Other companies have also reported suppression or censorship following the outbreak of unrest in Gaza. The founder of Nominal, a jewelry company in Arizona, told VICE News that sales have been below average since the release of the Palestinian solidarity messages.
“People are not seeing our posts or stories so they don’t get the engagement they typically would,” Akram Abdullah said. “It’s disappointing,” he added. “Instagram is a free platform. People should be able to voice their opinions and thoughts without any kind of repercussions ... If anything, it makes us want to have the conversation more and more.”
Former Facebook employees said that complaints about a significant reduction in reports of bombings in Gaza and Jerusalem may be related to “deliberate throttling reach and hiding hashtags.”
Recently, Facebook admitted that it made a mistake in removing content about the Al-Aqsa Mosque, the site of attacks by Israeli police forces on Palestinians after Instagram linked the site to terrorism.
“We know there have been several issues that have impacted people’s ability to share on our apps, including a technical bug that affected stories around the world, and an error that temporarily restricted content from being viewed on the Al-Aqsa Mosque hashtag page,” the company's spokesperson said. “While these have been fixed, they should never have happened in the first place. We’re so sorry to everyone who felt they couldn’t bring attention to important events, or who felt this was a deliberate suppression of their voice. This was never our intention – nor do we ever want to silence a particular community or point of view.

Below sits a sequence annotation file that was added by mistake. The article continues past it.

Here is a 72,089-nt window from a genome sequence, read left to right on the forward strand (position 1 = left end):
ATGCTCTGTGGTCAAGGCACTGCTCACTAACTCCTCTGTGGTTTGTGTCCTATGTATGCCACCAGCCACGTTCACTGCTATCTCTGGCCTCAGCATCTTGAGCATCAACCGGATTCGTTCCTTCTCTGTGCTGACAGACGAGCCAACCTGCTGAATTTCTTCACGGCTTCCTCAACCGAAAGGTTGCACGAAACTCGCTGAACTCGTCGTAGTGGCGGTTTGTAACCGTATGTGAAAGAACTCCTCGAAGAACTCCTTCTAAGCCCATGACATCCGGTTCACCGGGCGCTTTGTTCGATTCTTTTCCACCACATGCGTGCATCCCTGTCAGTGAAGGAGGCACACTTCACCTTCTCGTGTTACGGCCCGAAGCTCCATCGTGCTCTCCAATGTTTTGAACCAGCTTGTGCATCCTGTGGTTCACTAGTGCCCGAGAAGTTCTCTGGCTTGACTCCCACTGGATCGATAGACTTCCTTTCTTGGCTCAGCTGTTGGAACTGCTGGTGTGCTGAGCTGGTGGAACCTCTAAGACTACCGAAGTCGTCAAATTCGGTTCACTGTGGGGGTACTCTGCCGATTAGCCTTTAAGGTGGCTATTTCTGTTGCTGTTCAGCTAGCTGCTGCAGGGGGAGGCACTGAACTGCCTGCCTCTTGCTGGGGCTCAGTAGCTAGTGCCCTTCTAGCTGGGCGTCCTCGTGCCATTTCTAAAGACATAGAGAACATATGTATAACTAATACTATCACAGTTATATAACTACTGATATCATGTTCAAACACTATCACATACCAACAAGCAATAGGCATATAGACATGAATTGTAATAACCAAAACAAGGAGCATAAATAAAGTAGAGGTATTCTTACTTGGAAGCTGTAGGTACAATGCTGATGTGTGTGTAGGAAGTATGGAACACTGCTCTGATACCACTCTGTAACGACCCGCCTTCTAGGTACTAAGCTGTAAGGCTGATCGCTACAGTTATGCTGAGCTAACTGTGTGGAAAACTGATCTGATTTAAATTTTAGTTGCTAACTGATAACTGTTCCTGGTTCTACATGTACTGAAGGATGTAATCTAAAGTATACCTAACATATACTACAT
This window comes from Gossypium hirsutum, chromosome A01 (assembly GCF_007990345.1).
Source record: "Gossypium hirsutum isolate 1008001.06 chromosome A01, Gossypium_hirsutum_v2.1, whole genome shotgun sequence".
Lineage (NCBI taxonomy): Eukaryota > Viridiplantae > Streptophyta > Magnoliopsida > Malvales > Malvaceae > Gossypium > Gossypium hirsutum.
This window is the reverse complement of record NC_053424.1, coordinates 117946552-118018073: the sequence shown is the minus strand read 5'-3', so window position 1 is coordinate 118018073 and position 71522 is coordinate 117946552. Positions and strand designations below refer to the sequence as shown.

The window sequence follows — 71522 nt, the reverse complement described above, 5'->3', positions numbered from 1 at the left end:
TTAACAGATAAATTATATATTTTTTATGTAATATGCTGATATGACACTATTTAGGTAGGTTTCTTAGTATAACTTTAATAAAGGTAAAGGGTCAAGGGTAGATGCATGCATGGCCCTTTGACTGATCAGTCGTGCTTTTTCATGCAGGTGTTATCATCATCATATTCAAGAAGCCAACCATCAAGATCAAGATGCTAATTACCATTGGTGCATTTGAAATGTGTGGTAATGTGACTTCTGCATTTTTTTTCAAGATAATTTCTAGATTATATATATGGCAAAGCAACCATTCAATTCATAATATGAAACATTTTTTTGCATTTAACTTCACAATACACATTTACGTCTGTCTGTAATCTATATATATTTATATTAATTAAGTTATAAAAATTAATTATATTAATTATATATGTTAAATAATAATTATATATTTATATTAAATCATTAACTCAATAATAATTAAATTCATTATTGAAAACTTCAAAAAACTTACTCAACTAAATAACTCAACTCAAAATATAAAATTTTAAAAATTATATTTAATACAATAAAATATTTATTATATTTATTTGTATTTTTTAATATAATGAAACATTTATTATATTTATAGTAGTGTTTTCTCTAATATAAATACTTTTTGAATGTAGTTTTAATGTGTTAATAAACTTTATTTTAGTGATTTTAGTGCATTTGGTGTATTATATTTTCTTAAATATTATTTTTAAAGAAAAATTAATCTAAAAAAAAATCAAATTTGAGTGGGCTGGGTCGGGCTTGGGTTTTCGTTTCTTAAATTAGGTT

“Our policies are designed to give everyone a voice while keeping them safe on our apps, and we apply these policies equally, regardless of who is posting or their personal beliefs. We have a dedicated team, which includes Arabic and Hebrew speakers, closely monitoring the situation on the ground, who are focused on making sure we’re removing harmful content while addressing any enforcement errors as quickly as possible.”
In an attempt to draw attention to the violence, Instagram users posted videos with the hashtag #AlAqsa or Al-Aqsa in Arabic #الاقصى or #الأقصى, only to find that their posts were removed or hidden from search results. Several notifications revealed that Facebook-owned Instagram deleted posts because they were associated with "violent or dangerous organizations." When employees learned about the removals and their reasons, some filed internal complaints.
In one case, an employee saw that Instagram removed an infographic describing the situation in Al-Aqsa due to its association with, once again, "violence or a terrorist organization." After the employee filed a complaint, they wrote in an internal message that they were informed that the image was removed “based on a reference to ‘alaqsa’ which is a designated organization,” a Facebook term that refers to “dangerous people and organizations". The content was eventually reinstated after filing a complaint.